The Demise and Reform of the European Union’s Stability and Growth Pact
Edited by Lelia Simona Talani and Bernard Casey
Chapter 2: Is the SGP Crisis also the Crisis of the EU? Assessing the EMU from a Structural, Transatlantic Perspective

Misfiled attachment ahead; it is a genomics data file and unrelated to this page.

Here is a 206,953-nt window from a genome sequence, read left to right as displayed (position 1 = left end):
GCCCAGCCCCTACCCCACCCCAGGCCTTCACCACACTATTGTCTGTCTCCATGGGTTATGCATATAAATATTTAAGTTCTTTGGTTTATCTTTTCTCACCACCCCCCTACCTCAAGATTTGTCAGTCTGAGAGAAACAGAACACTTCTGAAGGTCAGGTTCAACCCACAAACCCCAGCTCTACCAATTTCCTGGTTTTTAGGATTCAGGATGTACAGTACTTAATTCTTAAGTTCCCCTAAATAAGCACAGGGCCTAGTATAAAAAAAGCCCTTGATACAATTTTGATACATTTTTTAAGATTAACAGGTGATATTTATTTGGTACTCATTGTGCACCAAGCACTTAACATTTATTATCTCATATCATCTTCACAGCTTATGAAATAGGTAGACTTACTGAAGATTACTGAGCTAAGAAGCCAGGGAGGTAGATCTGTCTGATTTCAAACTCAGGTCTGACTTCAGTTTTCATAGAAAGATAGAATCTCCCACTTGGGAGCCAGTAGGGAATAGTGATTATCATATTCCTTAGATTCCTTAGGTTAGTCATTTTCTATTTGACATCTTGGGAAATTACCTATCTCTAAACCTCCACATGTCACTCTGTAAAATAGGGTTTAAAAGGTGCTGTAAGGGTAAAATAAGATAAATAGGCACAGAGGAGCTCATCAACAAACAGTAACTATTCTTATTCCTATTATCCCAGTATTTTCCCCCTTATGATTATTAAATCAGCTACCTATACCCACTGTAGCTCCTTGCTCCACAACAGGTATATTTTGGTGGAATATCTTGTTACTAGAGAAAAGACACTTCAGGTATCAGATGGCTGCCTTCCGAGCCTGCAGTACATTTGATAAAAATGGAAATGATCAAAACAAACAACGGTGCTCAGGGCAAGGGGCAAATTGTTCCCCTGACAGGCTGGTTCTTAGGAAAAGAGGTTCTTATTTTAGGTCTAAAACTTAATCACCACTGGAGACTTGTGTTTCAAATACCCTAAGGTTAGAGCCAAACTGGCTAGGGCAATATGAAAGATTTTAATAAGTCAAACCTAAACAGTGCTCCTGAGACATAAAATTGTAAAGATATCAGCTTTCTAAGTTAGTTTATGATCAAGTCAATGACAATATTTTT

1 Alan Cafruny and Magnus Ryner Scholarship on the EU has been overtaken by events. The ‘non’s’ and ‘nee’s’ on the Constitutional Treaty, two decades of economic stagnation in ‘core Europe’, welfare state retrenchment, the increased propensity of Europeans to vote for populist mavericks, the inability of political elites to respond credibly to these phenomena, and the failure of the common foreign and security policy as exempliﬁed by the Iraq War contradict euphoric academic assessments. EU studies have consistently sung the praises of the Union and its project of a common currency. The EMU is widely seen as spearheading a ‘European challenge’ to the United States. For Kupchan, ‘Europe is arriving on the global stage. Now that its single market has been accompanied with a single currency, Europe has a collective weight on matters of trade and ﬁnance comparable to that of the United States.’2 Others see the EMU as part of a successful ‘self-transformation’ of the ‘European social model’ (Hemerijck, 2002; Rhodes, 2002). But when the ‘basic force’ and formalistic assumptions about power are abandoned, and when a structural conception is adopted, diﬀerent conclusions emerge.3 The EU’s aspiration to build a monetary union to promote competitiveness, sustained growth, regional autonomy and social cohesion is self-limiting because the Maastricht design of the EMU is inherently connected to a neo-liberal transnational ﬁnancial order that displaces socio-economic contradictions from the US to other parts of the world, including Europe. Europe’s subordinate participation within this order pre-empts the possibility of resolving...
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